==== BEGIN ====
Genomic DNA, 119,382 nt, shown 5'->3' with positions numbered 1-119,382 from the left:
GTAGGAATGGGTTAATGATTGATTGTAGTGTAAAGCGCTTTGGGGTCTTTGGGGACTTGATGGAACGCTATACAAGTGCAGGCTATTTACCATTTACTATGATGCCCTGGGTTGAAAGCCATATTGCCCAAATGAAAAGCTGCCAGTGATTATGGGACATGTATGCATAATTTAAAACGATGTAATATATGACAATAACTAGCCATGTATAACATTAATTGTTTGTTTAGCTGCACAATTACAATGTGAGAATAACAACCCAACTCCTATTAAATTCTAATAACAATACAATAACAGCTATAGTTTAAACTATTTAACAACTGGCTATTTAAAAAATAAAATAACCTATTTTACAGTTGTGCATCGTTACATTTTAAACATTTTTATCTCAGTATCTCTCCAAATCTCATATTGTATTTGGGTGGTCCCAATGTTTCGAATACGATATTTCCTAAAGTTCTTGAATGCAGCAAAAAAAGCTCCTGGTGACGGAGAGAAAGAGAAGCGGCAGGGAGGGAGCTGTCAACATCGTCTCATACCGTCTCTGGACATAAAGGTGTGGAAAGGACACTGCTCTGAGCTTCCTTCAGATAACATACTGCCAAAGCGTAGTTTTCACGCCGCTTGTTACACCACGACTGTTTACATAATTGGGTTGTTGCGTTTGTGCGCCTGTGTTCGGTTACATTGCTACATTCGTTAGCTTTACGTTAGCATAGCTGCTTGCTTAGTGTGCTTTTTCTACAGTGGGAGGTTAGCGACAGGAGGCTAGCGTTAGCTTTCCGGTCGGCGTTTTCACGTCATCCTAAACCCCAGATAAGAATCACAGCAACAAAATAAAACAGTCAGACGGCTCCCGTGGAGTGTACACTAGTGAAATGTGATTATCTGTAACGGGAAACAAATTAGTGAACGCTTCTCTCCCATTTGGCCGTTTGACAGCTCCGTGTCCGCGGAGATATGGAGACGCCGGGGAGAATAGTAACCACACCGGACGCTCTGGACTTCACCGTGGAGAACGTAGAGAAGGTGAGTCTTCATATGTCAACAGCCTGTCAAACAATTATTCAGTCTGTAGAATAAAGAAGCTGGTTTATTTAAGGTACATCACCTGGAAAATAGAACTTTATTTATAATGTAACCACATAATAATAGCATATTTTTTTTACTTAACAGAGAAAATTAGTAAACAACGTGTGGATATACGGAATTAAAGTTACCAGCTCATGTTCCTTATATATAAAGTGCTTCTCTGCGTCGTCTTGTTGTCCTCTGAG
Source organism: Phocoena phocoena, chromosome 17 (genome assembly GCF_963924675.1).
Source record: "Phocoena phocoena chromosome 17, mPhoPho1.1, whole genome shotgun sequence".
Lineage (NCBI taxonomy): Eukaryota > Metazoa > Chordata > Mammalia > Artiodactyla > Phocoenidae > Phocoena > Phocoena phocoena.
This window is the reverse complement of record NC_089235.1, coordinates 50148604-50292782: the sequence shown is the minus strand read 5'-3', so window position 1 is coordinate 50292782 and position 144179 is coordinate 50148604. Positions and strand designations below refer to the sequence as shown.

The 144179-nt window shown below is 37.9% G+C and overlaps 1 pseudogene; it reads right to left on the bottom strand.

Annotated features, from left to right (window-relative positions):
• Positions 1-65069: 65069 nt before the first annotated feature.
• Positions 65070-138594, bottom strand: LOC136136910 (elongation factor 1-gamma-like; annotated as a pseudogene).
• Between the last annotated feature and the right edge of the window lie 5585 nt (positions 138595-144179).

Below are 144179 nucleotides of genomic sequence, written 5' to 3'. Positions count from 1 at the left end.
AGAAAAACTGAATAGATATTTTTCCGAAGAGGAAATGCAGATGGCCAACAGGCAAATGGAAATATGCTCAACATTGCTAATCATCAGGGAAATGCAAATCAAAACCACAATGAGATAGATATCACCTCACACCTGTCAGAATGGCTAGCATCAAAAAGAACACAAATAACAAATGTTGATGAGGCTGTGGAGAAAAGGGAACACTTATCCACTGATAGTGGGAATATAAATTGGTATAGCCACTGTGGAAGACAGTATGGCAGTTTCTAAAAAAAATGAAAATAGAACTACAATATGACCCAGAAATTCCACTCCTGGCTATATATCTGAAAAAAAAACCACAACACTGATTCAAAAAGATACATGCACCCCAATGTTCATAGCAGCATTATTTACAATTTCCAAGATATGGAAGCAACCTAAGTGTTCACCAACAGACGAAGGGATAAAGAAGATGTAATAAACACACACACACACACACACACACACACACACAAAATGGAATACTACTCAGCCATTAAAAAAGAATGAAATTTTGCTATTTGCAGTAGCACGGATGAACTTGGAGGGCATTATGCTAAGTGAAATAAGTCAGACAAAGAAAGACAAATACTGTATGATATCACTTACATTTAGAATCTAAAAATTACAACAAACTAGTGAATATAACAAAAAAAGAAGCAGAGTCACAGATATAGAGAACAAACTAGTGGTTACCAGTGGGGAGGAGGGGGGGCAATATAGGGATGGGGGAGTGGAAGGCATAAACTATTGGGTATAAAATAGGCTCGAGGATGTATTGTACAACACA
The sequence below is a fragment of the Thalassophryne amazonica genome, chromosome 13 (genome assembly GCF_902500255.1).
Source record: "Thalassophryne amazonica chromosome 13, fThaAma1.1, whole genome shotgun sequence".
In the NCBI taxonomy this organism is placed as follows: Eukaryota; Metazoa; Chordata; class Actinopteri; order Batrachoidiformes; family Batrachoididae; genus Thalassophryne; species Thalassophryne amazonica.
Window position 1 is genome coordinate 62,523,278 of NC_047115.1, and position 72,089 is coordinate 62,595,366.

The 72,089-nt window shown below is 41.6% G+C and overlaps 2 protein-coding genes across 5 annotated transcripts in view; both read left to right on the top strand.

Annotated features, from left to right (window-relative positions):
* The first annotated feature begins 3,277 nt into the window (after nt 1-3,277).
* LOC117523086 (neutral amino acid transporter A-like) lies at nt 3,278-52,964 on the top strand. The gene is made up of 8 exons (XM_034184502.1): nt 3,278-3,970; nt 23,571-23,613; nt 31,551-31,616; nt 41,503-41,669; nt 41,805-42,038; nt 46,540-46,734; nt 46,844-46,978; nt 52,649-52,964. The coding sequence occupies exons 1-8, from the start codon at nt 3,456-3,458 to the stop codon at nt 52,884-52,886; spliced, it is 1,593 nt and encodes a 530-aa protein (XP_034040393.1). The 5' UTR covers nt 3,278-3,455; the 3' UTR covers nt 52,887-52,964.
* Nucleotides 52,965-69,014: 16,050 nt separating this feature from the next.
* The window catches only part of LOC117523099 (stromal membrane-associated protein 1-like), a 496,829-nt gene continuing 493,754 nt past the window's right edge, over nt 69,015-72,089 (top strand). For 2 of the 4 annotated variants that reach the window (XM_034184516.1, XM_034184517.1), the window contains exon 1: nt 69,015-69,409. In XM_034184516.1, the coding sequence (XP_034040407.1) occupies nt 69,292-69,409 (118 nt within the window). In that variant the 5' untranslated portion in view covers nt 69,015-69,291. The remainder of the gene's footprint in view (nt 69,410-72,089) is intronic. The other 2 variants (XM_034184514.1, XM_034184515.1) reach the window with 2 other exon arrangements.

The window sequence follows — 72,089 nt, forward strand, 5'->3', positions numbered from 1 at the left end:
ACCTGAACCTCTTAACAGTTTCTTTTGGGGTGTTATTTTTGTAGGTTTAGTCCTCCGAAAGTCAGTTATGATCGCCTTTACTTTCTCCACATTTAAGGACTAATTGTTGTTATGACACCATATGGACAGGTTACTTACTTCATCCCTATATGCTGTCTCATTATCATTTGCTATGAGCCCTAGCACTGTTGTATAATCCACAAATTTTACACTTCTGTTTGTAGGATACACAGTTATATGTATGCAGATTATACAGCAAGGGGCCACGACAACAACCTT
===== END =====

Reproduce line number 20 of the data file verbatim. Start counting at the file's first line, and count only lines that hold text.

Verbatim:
* The first annotated feature begins 3,277 nt into the window (after nt 1-3,277).